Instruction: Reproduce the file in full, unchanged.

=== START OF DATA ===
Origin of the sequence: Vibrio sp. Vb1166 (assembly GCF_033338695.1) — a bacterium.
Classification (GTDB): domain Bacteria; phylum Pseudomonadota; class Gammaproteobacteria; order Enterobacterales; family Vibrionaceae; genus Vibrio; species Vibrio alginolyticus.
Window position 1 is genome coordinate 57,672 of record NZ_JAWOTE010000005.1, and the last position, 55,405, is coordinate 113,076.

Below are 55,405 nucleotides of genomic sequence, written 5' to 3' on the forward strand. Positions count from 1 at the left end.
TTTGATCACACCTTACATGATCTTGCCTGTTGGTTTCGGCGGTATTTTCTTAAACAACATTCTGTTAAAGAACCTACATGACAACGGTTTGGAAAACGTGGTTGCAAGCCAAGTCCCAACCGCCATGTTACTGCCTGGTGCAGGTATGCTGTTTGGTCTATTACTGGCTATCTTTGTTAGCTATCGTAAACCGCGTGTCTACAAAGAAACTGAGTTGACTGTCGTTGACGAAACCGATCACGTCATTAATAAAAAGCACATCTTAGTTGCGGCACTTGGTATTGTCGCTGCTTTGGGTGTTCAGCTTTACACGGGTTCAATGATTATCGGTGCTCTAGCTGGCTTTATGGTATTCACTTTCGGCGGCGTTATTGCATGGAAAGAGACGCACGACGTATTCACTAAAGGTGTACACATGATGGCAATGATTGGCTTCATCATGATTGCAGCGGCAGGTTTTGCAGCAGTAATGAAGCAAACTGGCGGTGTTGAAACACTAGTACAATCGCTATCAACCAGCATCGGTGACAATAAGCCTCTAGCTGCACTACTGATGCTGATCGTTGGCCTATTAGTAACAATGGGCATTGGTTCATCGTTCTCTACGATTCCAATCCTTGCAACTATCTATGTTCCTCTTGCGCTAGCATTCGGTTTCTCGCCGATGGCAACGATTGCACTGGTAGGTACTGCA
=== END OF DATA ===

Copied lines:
Origin of the sequence: Vibrio sp. Vb1166 (assembly GCF_033338695.1) — a bacterium.
Classification (GTDB): domain Bacteria; phylum Pseudomonadota; class Gammaproteobacteria; order Enterobacterales; family Vibrionaceae; genus Vibrio; species Vibrio alginolyticus.
Window position 1 is genome coordinate 57,672 of record NZ_JAWOTE010000005.1, and the last position, 55,405, is coordinate 113,076.

Below are 55,405 nucleotides of genomic sequence, written 5' to 3' on the forward strand. Positions count from 1 at the left end.
TTTGATCACACCTTACATGATCTTGCCTGTTGGTTTCGGCGGTATTTTCTTAAACAACATTCTGTTAAAGAACCTACATGACAACGGTTTGGAAAACGTGGTTGCAAGCCAAGTCCCAACCGCCATGTTACTGCCTGGTGCAGGTATGCTGTTTGGTCTATTACTGGCTATCTTTGTTAGCTATCGTAAACCGCGTGTCTACAAAGAAACTGAGTTGACTGTCGTTGACGAAACCGATCACGTCATTAATAAAAAGCACATCTTAGTTGCGGCACTTGGTATTGTCGCTGCTTTGGGTGTTCAGCTTTACACGGGTTCAATGATTATCGGTGCTCTAGCTGGCTTTATGGTATTCACTTTCGGCGGCGTTATTGCATGGAAAGAGACGCACGACGTATTCACTAAAGGTGTACACATGATGGCAATGATTGGCTTCATCATGATTGCAGCGGCAGGTTTTGCAGCAGTAATGAAGCAAACTGGCGGTGTTGAAACACTAGTACAATCGCTATCAACCAGCATCGGTGACAATAAGCCTCTAGCTGCACTACTGATGCTGATCGTTGGCCTATTAGTAACAATGGGCATTGGTTCATCGTTCTCTACGATTCCAATCCTTGCAACTATCTATGTTCCTCTTGCGCTAGCATTCGGTTTCTCGCCGATGGCAACGATTGCACTGGTAGGTACTGCA